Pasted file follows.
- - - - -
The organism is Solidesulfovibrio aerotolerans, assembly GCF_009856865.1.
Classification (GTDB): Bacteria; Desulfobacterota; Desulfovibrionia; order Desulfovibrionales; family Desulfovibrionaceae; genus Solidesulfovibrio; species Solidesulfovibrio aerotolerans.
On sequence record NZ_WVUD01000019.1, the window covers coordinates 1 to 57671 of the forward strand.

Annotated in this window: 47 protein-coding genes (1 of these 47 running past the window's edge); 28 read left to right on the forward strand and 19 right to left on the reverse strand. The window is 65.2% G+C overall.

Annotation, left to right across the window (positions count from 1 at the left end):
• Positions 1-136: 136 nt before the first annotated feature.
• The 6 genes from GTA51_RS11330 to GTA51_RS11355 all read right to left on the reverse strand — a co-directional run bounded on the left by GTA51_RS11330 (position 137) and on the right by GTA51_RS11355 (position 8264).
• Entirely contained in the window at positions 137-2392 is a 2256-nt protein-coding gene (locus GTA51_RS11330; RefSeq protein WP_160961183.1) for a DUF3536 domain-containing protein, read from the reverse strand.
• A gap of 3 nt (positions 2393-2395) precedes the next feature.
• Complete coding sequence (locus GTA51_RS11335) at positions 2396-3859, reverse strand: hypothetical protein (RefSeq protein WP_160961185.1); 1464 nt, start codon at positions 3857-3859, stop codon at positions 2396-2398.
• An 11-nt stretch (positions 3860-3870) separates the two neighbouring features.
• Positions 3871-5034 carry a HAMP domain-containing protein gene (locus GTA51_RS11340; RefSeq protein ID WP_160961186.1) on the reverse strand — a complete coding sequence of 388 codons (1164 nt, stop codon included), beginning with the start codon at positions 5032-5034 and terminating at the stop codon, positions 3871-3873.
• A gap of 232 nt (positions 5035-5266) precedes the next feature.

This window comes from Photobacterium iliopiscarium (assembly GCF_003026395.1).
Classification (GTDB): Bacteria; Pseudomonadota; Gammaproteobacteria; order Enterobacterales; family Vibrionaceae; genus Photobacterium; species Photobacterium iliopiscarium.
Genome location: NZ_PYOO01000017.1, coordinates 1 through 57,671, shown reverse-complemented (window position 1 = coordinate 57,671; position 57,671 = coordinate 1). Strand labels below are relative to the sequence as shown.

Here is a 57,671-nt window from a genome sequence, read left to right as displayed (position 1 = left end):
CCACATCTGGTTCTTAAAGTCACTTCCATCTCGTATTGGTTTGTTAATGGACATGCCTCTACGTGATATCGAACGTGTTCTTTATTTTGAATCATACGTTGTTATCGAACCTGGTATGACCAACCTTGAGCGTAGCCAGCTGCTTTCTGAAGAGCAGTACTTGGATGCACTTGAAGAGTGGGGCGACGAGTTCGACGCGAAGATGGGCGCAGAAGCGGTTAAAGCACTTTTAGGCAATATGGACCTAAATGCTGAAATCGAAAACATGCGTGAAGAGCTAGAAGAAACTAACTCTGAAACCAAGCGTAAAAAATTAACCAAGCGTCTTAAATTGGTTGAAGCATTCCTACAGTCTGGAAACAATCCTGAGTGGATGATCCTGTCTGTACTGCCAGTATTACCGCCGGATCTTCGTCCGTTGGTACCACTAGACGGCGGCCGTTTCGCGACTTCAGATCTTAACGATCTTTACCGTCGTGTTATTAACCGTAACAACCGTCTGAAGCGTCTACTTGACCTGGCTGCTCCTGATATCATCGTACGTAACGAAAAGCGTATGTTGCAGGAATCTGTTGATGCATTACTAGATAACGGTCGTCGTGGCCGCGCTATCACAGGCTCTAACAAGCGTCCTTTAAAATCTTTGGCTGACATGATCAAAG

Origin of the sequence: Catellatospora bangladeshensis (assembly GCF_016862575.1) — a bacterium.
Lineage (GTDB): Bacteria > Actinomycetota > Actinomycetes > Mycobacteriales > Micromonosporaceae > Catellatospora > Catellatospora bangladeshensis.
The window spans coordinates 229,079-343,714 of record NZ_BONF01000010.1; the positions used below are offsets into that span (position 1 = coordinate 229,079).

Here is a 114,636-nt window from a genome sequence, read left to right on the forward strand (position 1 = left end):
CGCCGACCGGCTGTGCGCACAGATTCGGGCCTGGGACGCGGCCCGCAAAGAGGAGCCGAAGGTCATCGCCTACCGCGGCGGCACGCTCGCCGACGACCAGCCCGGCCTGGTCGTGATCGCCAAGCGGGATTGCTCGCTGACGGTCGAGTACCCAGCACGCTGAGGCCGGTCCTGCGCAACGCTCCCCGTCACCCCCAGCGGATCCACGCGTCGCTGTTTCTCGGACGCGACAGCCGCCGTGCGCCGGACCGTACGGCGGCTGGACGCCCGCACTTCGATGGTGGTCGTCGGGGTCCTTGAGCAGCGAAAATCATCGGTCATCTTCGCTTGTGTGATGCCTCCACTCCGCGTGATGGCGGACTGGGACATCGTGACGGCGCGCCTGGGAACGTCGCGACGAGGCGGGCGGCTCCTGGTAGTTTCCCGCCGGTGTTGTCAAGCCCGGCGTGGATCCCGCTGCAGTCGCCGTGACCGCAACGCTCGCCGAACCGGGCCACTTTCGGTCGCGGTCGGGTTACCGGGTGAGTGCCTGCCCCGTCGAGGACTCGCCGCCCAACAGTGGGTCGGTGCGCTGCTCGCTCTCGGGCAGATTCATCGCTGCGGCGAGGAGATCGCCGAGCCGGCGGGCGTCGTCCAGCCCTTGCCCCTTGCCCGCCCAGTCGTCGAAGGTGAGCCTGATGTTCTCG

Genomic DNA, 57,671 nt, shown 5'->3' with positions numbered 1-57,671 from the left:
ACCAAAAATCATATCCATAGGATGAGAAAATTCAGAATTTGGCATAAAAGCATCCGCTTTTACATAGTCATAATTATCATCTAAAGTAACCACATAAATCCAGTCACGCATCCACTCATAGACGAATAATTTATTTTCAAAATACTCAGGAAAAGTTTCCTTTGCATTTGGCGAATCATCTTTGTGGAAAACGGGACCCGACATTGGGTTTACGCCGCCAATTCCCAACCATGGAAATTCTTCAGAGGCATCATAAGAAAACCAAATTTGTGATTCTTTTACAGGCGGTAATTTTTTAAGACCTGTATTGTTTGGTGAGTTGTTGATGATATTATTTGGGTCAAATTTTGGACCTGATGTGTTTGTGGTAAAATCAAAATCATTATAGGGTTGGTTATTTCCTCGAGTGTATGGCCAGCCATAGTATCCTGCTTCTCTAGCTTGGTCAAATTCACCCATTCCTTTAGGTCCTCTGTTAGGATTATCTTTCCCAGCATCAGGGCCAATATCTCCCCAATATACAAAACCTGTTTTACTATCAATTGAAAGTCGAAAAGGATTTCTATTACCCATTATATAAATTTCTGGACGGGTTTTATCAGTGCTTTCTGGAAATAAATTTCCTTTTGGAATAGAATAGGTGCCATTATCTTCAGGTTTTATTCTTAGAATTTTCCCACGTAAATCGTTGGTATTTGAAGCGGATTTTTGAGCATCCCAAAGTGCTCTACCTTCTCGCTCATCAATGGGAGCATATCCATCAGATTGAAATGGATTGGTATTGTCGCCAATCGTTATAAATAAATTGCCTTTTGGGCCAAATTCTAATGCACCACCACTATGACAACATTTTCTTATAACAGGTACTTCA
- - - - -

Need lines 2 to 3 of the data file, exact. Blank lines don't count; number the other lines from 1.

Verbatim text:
Classification (GTDB): Bacteria; Desulfobacterota; Desulfovibrionia; order Desulfovibrionales; family Desulfovibrionaceae; genus Solidesulfovibrio; species Solidesulfovibrio aerotolerans.
On sequence record NZ_WVUD01000019.1, the window covers coordinates 1 to 57671 of the forward strand.